We spent a really enjoyable weekend at the Hyatt Chesapeake Bay with our daughters in late August and decided to try the Suicide Bridge Restaurant which was recommended in a travel book and by the hotel concierge. We called ahead to arrive at 8:00 pm. When we arrived at 7:45 the parking lot was overflowing and cars were parked along the shoulder. We checked in at the desk and began our wait. It was Saturday night in August, so the crowd was not unexpected. I assured our daughters that big restaurants know how to handle crowds, so the wait would not be too long. That was a mistake. At about 8:30 my husband inquired when we might expect to be seated. He was told we were the next party of four. Since the restaurant was in the middle of nowhere, it seemed prudent to wait, rather than launch a search for another place to eat. Meanwhile, parties of 16 and 20 were being called and seated. Just after 9:00 we were led to the back of a dining room with many uncleared tables. A young woman took drink orders, saying that our waitress was tied up with "something else." When she finally arrived ten minutes later she was apologetic, but still didn't even bring bread until nearly 9:30. We were starving, with nothing to do but listen to the party of 20 behind us, and watch the other guests in our area wait. After ordering, it was nearly 10:00 before our food arrived. The waitress explained that they had only one kitchen to ser ve all the diners. We watched as a neighboring table asked for the check -- for their salads. They had decided not to wait for their dinner!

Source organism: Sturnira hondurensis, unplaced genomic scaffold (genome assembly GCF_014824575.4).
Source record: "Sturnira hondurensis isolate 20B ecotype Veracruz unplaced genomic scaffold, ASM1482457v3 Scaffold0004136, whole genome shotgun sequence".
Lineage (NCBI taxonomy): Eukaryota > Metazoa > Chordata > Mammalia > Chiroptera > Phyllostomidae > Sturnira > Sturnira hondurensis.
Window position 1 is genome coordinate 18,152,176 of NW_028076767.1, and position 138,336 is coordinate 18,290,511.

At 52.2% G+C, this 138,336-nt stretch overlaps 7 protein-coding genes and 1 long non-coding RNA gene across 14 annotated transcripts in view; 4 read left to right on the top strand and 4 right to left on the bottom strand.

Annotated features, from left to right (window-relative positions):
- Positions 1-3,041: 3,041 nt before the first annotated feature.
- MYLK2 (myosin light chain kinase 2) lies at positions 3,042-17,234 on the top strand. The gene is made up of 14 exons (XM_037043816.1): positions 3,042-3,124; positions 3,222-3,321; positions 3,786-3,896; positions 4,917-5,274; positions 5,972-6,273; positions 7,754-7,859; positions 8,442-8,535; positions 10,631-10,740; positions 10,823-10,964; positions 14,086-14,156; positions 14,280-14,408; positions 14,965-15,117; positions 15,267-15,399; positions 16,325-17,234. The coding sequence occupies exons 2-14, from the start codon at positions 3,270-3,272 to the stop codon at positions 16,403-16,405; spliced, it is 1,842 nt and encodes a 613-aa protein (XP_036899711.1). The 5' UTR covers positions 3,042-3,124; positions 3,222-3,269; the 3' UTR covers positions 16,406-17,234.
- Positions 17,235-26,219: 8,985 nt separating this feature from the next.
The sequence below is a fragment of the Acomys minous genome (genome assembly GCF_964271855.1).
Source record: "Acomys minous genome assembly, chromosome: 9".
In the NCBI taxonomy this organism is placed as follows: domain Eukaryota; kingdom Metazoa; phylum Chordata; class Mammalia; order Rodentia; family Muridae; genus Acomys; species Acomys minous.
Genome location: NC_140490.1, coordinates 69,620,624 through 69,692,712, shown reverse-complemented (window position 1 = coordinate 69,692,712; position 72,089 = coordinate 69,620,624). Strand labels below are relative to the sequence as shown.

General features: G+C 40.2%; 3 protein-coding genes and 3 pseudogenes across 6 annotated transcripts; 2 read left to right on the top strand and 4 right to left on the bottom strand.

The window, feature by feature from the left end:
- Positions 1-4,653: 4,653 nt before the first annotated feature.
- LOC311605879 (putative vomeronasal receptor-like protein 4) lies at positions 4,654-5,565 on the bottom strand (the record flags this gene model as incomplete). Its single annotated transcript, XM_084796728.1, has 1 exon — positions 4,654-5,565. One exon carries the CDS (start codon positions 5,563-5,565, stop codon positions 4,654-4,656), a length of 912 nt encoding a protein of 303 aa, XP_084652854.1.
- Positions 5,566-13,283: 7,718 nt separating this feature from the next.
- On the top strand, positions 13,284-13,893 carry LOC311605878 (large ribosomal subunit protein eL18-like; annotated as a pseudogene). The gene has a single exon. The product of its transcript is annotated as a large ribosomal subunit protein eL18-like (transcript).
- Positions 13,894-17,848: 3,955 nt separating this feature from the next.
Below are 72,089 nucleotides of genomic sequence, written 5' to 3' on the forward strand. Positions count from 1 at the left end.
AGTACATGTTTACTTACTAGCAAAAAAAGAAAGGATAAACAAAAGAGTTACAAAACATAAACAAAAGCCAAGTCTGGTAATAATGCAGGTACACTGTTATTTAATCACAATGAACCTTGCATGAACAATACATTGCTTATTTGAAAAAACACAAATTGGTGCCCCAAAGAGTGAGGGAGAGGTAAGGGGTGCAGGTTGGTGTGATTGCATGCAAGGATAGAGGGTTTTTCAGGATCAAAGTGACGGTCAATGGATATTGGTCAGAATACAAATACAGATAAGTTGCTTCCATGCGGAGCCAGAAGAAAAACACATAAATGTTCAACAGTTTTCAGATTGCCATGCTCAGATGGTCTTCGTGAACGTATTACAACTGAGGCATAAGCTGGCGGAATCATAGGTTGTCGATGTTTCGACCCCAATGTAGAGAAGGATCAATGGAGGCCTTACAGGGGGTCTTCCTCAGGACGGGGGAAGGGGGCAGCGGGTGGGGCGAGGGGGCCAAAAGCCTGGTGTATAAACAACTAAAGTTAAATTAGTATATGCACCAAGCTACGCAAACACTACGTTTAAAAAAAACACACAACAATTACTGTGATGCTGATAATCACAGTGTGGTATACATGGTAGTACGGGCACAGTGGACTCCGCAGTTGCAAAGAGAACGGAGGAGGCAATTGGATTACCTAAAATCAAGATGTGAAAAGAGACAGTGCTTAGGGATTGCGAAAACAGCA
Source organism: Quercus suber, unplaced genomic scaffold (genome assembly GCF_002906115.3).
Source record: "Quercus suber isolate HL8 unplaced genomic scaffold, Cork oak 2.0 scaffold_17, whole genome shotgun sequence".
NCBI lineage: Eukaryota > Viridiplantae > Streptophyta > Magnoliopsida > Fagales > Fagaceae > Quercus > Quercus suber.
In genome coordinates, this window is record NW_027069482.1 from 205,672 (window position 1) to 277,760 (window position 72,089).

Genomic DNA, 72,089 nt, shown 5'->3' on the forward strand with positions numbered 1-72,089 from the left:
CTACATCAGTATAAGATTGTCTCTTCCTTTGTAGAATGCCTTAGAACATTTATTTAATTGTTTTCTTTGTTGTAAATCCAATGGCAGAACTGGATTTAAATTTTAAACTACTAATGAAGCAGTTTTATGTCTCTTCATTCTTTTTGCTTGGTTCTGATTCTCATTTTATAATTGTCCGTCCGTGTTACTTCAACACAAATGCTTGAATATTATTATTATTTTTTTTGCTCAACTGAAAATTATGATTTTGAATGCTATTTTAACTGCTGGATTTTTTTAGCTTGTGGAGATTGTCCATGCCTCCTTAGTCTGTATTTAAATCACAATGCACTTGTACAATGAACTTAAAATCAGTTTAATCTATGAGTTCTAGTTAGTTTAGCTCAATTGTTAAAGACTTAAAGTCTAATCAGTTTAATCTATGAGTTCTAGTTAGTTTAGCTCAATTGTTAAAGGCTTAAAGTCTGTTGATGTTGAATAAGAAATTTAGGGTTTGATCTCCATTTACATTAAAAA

When our food arrived, my husband was happy with his crab cakes, and our younger daughter liked her salmon with pineapple salsa. Our older daughter ate about two bites of her unappetizing barbequed chicken, and I struggled through some fiberous "soft shelled" crabs. Although our waitress continued to apologize, by 11:00 when our check arrived, it was sounding hollow. When we arrived back at the Hyatt, my husband stopped to share "war stories" with one of the "salad" people, but I had to head straight for the bathroom. The next morning, the Hyatt concierge said he would "make a note" of our experience.
Normally, I would not write such a detailed negative review. But the arrival of the huge Hyatt, with its high priced restaurants seems to have put a strain on the surrounding local eateries. The Suicide Bridge may have expanded recently, judging from the picture on an old sign that was leaning up against an outbuilding. I would like to spare other visitors to the Hyatt a similar dismal experience in what was truly an enjoyable and relaxing visit. Perhaps, if the restaurant management can get a handle on their problems, they can avoid the fate that provided a name for the adjacent bridge.